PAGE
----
Silver End is a small village in Essex about ten miles from where I was brought up. I'd never heard of it though until I moved to London and started studying architecture. Sitting in the university library improving myself through modernism I came across a picture of Silver End, a starkly lit black and white photograph of a row of white rendered villas. The conflation of modern architecture with the highly familiar landscape of Essex came as a shock to me, like discovering a staid relative with a remarkable and glamorous past. Architecture like this didn't belong in the muddy, flatlands of Essex with its wattle and daub farm houses and suburban cul-de-sacs.
Last week on a trip home to see my parents I took a detour to have a proper look. The houses I went to see make up only a small part of the village, a single avenue of small semi-detached pairs with one or two larger villas dotted around. Silver End was built in the mid 1920's by the Crittall window company as a model village, an example of philanthropic garden-city planning. It was based around the Crittall factory along with a village hall, church, department store and a number of architecturally less adventurous houses.
The homes designed by Scottish architect Thomas Tait are an odd, hybrid form of early modernism. White stuccoed walls, flat roofs and, naturally, metal framed Crittall windows are combined with art deco elements, making them appear like small, domesticated versions of industrial buildings like the Hoover factory. The two houses designed for the factory managers are the most ornate and sit slightly apart from the terraces for the workers. While one of these is still beautifully kept, standing back elegantly behind its perfectly manicured lawn, the other appears in an advanced state of decrepitude, mostly hidden behind a large, overgrown hedge. A tatty St George's Cross hung behind an open window.
In the Easter sunshine the houses looked surprisingly ordinary, not nearly as alien or exotic as they did in that old black and white photo. The slightly crumbling render, abundant planting and domestic garden paraphernalia have domesticated them, blending them into the landscape.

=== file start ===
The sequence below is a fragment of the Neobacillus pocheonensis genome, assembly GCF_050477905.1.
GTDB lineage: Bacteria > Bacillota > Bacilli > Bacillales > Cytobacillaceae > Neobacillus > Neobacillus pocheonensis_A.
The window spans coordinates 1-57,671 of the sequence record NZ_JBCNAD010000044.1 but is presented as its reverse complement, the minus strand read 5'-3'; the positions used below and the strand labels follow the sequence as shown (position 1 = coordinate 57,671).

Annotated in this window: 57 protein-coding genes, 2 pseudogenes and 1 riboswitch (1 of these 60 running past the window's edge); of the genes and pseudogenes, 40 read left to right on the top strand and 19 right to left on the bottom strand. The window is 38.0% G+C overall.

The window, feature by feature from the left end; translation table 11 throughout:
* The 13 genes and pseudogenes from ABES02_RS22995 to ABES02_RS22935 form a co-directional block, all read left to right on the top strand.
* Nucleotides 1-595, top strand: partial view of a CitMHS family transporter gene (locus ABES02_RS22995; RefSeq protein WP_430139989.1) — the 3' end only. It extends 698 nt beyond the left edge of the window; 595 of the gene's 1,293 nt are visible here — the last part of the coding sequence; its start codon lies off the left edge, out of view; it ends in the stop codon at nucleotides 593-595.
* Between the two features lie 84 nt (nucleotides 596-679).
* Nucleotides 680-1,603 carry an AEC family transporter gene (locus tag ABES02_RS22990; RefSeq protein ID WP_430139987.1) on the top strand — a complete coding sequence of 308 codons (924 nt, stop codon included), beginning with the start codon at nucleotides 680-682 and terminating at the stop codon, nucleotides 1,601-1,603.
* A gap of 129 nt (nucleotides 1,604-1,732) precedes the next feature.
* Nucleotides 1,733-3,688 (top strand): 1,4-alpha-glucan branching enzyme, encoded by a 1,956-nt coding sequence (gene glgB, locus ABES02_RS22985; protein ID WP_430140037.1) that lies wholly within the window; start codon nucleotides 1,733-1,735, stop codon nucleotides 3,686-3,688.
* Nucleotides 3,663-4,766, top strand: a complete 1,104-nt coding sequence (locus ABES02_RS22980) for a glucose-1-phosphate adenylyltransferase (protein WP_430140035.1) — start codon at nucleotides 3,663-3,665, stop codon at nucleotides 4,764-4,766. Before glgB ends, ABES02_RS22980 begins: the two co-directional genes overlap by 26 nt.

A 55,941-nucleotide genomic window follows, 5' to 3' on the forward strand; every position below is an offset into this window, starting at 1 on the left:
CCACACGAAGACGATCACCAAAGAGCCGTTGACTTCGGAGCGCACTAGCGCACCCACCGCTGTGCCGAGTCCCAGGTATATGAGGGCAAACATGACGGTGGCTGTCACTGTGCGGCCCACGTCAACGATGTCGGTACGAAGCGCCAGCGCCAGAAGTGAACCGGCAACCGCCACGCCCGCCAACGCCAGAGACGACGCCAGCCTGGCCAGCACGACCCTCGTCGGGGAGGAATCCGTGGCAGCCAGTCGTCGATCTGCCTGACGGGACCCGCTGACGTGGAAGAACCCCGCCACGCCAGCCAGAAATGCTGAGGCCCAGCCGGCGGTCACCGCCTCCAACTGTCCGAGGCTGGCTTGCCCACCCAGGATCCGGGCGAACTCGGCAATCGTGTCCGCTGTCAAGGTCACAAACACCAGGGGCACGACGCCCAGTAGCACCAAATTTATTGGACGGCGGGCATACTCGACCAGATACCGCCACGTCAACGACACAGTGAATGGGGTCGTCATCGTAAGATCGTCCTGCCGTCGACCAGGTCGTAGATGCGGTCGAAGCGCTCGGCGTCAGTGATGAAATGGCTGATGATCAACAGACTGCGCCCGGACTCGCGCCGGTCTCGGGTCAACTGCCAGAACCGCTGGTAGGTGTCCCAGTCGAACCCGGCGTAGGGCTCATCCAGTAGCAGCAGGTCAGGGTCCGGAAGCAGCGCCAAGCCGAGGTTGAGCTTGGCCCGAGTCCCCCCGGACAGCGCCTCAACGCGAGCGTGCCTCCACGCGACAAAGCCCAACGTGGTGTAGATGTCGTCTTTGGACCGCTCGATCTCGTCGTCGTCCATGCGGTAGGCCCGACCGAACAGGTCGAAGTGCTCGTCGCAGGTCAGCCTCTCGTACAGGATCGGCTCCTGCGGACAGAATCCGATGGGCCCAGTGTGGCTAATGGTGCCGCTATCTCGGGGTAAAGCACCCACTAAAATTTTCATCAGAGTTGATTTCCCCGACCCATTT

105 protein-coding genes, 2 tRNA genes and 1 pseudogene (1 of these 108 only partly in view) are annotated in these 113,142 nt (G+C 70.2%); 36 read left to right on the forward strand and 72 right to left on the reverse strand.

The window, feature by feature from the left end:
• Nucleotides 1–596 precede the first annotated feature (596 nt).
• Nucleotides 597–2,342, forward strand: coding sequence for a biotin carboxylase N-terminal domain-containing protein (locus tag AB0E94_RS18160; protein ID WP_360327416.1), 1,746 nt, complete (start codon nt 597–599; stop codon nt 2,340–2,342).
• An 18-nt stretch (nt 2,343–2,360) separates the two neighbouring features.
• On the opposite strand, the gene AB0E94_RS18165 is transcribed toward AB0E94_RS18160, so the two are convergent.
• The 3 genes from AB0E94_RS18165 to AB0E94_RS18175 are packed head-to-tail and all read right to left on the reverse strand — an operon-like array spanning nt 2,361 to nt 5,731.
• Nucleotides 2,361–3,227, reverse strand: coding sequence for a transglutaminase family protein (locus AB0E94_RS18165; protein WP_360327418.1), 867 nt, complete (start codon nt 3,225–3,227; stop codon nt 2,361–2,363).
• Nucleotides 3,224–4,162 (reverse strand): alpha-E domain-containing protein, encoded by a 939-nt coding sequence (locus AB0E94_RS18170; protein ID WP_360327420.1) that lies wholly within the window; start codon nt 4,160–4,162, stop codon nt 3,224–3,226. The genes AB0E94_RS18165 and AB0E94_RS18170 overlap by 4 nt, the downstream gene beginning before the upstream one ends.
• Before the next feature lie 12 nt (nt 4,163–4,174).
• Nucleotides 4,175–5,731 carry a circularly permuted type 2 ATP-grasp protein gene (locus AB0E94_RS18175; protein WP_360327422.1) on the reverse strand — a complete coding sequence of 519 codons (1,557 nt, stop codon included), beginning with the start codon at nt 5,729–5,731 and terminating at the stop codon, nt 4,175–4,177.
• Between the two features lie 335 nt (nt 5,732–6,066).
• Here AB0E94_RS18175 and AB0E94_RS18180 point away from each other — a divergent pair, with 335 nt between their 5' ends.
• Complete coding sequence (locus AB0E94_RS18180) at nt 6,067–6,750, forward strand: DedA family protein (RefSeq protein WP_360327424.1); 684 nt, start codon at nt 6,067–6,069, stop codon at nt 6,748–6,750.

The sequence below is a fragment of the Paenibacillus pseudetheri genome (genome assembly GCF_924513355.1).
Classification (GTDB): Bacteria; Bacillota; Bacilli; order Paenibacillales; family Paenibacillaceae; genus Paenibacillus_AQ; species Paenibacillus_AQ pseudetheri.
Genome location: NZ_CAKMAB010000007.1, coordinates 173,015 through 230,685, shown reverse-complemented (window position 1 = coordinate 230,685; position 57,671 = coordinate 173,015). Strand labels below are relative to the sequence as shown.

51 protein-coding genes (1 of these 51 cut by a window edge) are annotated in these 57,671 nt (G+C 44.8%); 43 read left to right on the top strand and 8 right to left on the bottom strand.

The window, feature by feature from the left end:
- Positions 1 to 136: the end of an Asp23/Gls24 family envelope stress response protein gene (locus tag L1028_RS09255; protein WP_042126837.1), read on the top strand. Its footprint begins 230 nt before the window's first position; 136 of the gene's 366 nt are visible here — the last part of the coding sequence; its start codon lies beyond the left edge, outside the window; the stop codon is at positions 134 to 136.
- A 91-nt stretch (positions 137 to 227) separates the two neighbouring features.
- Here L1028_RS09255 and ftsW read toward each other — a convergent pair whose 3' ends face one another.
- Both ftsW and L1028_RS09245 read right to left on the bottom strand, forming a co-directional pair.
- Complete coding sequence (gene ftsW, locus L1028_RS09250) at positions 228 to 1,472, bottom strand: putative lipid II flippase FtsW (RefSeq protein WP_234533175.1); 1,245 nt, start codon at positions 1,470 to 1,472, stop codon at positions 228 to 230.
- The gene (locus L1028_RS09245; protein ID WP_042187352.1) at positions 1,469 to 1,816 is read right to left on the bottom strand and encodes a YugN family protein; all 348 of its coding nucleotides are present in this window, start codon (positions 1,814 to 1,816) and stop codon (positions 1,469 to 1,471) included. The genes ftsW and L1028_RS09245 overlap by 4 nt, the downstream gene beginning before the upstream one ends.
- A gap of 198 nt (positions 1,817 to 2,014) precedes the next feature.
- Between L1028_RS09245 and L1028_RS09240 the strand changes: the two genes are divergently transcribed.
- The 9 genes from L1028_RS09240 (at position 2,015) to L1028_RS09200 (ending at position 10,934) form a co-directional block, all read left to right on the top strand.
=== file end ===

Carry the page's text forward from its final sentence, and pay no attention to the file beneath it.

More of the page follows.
They're interesting though not just as an isolated example of early modernism, but as an important piece of social history. Gillian Darley describes Silver End in her book Villages of Vision as "...a notable monument to well-employed capital and social vision". In this they are clearly a close relation to the Bata housing in East Tilbury, another example of "social vision" and philanthropic capitalist planning in Essex. There are other enclaves of modernism in the county too including Oliver Hill's Frinton Park Estate, although being by the sea this last development is somehow less unexpected. Its expansive views and air of chi-chi upward-mobility are part of a different tradition of seaside modernism.
Ultimately what appeals about Silver End is precisely its ordinariness, not just in the sense that it occupies a familiar part of the world for me personally but also in the sense of what it has become. Its neat hedges and re-painted facades, its garden knick-knacks and ad-hoc modifications suggest an alternative history of British domestic architecture. I can't locate that first photograph I saw of Silver End now. I have no idea what book it was in or when it was taken. If I could it would be interesting to contrast it with the houses today. Like the well documented resident modifications of Le Corbusier's houses at Pessac, it would show modernism and domesticity - or radicalism and conservatism - coming to some strange sort of accommodation with each other.